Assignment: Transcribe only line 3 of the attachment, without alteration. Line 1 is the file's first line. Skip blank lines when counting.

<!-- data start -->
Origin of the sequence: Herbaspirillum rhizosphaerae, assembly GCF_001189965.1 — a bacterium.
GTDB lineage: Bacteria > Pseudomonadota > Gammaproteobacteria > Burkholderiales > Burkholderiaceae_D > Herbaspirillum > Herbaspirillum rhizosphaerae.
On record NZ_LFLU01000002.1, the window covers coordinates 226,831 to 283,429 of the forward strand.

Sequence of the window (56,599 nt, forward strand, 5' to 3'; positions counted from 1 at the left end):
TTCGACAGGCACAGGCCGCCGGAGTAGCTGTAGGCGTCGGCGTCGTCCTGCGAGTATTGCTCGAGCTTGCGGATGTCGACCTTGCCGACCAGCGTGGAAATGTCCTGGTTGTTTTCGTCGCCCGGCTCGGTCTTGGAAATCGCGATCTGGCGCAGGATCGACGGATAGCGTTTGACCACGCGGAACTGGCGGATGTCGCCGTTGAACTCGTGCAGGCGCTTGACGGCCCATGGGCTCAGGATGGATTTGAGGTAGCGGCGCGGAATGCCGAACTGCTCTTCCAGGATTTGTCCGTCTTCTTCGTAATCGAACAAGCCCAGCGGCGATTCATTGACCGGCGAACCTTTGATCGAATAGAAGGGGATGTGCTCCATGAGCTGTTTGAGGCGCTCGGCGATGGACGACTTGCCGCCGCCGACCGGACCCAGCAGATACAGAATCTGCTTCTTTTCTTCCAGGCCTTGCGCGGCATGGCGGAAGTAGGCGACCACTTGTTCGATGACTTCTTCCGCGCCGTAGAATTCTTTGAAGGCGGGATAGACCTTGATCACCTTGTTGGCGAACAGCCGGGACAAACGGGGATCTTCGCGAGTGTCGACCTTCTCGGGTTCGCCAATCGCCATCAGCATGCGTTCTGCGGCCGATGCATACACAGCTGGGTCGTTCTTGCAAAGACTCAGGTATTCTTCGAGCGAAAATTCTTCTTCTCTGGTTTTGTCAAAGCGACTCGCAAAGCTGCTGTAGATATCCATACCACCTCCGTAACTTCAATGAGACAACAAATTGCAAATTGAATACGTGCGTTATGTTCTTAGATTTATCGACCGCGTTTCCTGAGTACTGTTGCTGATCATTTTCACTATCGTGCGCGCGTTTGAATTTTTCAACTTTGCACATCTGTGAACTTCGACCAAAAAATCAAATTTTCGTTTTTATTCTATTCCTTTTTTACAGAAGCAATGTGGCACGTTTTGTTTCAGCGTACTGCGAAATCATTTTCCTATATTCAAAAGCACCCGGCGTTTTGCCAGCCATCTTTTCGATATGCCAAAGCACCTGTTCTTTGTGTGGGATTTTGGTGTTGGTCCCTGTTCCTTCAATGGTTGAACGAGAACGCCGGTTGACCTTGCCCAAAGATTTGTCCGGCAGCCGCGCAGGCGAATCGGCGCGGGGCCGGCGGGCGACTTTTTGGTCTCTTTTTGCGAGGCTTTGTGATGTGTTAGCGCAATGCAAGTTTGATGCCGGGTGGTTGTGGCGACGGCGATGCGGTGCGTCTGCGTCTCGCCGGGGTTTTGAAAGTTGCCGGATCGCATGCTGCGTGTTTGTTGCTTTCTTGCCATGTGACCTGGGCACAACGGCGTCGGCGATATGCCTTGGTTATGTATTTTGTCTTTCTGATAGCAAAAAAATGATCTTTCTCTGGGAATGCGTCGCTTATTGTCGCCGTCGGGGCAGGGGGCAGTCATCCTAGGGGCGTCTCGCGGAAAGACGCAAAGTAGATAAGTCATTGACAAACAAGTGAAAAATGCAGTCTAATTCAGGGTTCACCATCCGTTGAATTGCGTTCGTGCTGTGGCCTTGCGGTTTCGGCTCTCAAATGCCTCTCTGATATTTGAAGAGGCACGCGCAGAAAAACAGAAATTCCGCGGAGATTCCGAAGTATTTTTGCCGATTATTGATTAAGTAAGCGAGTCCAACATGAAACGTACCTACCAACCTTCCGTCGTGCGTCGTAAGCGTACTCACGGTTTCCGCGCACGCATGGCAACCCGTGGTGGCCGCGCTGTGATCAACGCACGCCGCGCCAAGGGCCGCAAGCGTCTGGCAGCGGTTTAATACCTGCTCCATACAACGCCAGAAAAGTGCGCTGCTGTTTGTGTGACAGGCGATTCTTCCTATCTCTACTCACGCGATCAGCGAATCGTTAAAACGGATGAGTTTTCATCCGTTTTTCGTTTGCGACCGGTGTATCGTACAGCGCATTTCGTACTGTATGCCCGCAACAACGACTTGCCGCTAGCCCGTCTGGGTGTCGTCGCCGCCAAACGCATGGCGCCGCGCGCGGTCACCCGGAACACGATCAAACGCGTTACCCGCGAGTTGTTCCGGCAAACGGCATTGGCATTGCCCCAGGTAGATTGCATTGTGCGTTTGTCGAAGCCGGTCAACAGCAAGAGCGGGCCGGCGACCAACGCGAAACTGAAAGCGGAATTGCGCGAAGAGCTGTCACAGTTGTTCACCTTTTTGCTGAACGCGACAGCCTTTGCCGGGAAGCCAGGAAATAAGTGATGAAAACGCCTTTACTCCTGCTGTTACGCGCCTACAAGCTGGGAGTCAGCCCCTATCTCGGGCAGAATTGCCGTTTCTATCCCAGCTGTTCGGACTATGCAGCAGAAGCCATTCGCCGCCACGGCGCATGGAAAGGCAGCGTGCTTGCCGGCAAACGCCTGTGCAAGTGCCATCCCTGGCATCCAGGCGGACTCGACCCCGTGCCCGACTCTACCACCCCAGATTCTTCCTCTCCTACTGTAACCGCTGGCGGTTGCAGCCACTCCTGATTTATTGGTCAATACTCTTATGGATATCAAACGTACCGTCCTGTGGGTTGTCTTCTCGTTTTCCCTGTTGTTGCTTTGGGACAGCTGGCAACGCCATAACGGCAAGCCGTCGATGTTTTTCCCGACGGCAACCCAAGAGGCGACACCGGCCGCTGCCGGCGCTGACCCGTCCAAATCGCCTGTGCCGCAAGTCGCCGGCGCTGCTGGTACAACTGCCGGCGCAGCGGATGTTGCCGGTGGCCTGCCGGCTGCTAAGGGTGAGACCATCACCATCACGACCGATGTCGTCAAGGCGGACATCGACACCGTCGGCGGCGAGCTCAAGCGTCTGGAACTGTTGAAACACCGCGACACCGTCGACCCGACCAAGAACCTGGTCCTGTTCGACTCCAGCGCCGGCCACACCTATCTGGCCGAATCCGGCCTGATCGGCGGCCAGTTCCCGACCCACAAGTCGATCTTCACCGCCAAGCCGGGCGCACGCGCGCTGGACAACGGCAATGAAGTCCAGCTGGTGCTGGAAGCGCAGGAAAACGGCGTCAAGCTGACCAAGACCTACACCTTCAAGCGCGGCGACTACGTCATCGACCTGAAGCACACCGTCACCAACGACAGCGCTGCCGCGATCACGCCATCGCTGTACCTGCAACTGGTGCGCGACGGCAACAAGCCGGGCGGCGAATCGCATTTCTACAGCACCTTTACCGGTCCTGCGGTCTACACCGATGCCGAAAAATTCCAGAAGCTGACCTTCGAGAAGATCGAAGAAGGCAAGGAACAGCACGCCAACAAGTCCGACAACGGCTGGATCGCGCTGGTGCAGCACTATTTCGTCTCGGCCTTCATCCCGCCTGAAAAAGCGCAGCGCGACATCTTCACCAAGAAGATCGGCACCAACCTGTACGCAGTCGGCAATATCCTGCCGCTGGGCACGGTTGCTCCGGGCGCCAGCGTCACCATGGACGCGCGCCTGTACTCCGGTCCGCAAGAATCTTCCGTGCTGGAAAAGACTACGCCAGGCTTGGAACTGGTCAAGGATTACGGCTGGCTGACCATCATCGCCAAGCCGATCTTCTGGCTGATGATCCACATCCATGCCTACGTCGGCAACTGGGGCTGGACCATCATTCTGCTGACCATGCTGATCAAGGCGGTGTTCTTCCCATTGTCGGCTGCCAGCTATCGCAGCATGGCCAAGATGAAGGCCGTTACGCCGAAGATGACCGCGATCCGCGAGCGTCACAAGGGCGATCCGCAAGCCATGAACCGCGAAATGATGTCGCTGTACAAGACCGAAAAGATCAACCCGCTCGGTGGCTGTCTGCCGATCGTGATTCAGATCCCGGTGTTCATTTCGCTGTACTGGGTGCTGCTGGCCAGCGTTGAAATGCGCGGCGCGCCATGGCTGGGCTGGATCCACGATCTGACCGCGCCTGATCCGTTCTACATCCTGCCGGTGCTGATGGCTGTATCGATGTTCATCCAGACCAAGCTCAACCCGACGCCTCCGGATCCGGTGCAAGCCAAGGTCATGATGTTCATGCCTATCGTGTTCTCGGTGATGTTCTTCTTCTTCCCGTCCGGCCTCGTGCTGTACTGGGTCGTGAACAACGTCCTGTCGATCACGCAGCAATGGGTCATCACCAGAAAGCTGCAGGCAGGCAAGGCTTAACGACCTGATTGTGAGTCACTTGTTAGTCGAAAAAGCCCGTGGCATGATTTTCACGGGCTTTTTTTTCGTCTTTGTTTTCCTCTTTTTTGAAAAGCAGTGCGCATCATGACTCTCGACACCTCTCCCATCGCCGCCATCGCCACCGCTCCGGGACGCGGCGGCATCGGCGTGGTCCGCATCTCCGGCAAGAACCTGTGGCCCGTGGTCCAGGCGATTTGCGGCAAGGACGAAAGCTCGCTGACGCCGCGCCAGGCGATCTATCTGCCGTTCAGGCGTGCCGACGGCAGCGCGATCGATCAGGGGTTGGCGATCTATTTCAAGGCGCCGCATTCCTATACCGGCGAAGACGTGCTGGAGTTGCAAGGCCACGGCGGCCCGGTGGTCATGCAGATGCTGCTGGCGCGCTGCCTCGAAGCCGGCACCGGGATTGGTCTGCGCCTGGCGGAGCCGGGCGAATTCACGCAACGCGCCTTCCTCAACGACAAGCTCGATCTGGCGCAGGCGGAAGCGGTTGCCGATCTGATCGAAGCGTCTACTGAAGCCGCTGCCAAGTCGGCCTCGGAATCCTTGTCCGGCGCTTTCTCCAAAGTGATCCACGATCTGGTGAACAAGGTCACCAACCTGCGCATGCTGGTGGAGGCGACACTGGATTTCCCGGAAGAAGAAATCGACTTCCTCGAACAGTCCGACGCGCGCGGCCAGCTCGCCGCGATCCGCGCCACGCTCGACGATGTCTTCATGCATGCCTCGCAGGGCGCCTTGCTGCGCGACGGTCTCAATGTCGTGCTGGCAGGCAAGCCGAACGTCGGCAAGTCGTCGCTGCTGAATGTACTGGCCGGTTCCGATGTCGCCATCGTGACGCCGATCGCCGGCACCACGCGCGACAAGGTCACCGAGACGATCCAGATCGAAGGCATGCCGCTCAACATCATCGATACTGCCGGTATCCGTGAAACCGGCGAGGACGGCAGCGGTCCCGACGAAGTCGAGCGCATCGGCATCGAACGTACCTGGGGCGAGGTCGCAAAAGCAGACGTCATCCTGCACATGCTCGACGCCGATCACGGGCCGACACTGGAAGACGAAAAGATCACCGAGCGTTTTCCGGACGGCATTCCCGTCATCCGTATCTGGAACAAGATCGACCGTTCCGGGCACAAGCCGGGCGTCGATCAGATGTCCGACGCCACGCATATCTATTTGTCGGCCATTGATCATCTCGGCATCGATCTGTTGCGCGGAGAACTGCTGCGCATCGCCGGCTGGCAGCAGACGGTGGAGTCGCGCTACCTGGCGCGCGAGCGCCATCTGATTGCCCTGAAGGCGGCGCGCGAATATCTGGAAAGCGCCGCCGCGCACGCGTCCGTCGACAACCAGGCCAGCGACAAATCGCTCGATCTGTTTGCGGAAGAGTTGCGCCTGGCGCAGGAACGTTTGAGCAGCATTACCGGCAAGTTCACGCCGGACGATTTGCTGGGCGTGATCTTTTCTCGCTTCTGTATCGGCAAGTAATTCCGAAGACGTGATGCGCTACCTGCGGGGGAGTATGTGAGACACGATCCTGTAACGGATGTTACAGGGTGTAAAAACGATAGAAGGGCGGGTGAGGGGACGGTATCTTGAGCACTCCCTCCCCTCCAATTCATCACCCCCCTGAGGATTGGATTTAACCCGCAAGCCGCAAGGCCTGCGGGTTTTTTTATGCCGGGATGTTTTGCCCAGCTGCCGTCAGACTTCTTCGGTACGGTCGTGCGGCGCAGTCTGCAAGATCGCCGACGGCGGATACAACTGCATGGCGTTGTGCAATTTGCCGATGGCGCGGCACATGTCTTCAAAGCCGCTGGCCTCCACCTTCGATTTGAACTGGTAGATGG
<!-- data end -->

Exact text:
On record NZ_LFLU01000002.1, the window covers coordinates 226,831 to 283,429 of the forward strand.